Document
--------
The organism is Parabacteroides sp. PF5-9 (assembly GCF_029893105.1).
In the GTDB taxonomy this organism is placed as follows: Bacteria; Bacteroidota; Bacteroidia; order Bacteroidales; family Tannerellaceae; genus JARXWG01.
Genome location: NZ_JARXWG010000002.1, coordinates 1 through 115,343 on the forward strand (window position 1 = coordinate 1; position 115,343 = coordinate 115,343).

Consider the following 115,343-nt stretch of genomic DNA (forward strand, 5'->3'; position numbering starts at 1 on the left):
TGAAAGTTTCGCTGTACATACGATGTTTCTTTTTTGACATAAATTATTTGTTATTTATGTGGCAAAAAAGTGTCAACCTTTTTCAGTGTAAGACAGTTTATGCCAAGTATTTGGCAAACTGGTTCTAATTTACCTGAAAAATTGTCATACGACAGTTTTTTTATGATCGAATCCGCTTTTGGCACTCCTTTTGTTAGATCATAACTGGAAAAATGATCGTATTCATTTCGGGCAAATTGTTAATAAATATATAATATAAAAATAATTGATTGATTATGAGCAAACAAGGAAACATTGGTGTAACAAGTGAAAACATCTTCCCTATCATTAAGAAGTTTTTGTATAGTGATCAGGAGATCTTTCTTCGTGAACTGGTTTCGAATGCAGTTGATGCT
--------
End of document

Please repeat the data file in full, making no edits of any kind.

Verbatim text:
The organism is Parabacteroides sp. PF5-9 (assembly GCF_029893105.1).
In the GTDB taxonomy this organism is placed as follows: Bacteria; Bacteroidota; Bacteroidia; order Bacteroidales; family Tannerellaceae; genus JARXWG01.
Genome location: NZ_JARXWG010000002.1, coordinates 1 through 115,343 on the forward strand (window position 1 = coordinate 1; position 115,343 = coordinate 115,343).

Consider the following 115,343-nt stretch of genomic DNA (forward strand, 5'->3'; position numbering starts at 1 on the left):
TGAAAGTTTCGCTGTACATACGATGTTTCTTTTTTGACATAAATTATTTGTTATTTATGTGGCAAAAAAGTGTCAACCTTTTTCAGTGTAAGACAGTTTATGCCAAGTATTTGGCAAACTGGTTCTAATTTACCTGAAAAATTGTCATACGACAGTTTTTTTATGATCGAATCCGCTTTTGGCACTCCTTTTGTTAGATCATAACTGGAAAAATGATCGTATTCATTTCGGGCAAATTGTTAATAAATATATAATATAAAAATAATTGATTGATTATGAGCAAACAAGGAAACATTGGTGTAACAAGTGAAAACATCTTCCCTATCATTAAGAAGTTTTTGTATAGTGATCAGGAGATCTTTCTTCGTGAACTGGTTTCGAATGCAGTTGATGCT